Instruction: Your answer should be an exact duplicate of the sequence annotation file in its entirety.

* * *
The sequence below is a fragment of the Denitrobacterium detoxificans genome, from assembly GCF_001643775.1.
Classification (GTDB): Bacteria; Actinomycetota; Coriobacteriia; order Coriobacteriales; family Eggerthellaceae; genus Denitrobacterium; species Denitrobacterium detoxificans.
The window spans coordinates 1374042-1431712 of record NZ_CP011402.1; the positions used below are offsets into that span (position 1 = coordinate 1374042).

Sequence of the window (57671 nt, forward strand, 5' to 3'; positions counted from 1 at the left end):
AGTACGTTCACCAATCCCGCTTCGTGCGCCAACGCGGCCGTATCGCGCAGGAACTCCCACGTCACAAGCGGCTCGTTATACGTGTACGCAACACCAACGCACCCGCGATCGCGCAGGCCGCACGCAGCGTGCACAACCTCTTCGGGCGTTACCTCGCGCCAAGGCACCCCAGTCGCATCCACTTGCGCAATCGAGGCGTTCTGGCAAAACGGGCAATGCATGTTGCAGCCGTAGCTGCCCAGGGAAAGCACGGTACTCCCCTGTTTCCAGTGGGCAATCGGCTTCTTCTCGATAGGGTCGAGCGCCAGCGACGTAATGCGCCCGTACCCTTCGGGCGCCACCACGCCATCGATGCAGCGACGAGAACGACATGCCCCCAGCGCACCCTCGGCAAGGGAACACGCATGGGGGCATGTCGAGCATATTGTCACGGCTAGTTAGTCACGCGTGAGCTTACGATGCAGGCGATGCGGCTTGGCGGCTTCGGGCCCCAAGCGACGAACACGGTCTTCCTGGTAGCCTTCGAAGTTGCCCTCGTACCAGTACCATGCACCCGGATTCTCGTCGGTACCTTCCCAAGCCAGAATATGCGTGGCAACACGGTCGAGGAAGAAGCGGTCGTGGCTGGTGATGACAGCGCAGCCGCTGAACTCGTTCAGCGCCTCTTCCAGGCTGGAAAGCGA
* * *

The sequence below is a fragment of the Denitrobacterium detoxificans genome, from assembly GCF_001643775.1.
Classification (GTDB): Bacteria; Actinomycetota; Coriobacteriia; order Coriobacteriales; family Eggerthellaceae; genus Denitrobacterium; species Denitrobacterium detoxificans.
The window spans coordinates 1374042-1431712 of record NZ_CP011402.1; the positions used below are offsets into that span (position 1 = coordinate 1374042).

Sequence of the window (57671 nt, forward strand, 5' to 3'; positions counted from 1 at the left end):
AGTACGTTCACCAATCCCGCTTCGTGCGCCAACGCGGCCGTATCGCGCAGGAACTCCCACGTCACAAGCGGCTCGTTATACGTGTACGCAACACCAACGCACCCGCGATCGCGCAGGCCGCACGCAGCGTGCACAACCTCTTCGGGCGTTACCTCGCGCCAAGGCACCCCAGTCGCATCCACTTGCGCAATCGAGGCGTTCTGGCAAAACGGGCAATGCATGTTGCAGCCGTAGCTGCCCAGGGAAAGCACGGTACTCCCCTGTTTCCAGTGGGCAATCGGCTTCTTCTCGATAGGGTCGAGCGCCAGCGACGTAATGCGCCCGTACCCTTCGGGCGCCACCACGCCATCGATGCAGCGACGAGAACGACATGCCCCCAGCGCACCCTCGGCAAGGGAACACGCATGGGGGCATGTCGAGCATATTGTCACGGCTAGTTAGTCACGCGTGAGCTTACGATGCAGGCGATGCGGCTTGGCGGCTTCGGGCCCCAAGCGACGAACACGGTCTTCCTGGTAGCCTTCGAAGTTGCCCTCGTACCAGTACCATGCACCCGGATTCTCGTCGGTACCTTCCCAAGCCAGAATATGCGTGGCAACACGGTCGAGGAAGAAGCGGTCGTGGCTGGTGATGACAGCGCAGCCGCTGAACTCGTTCAGCGCCTCTTCCAGGCTGGAAAGCGA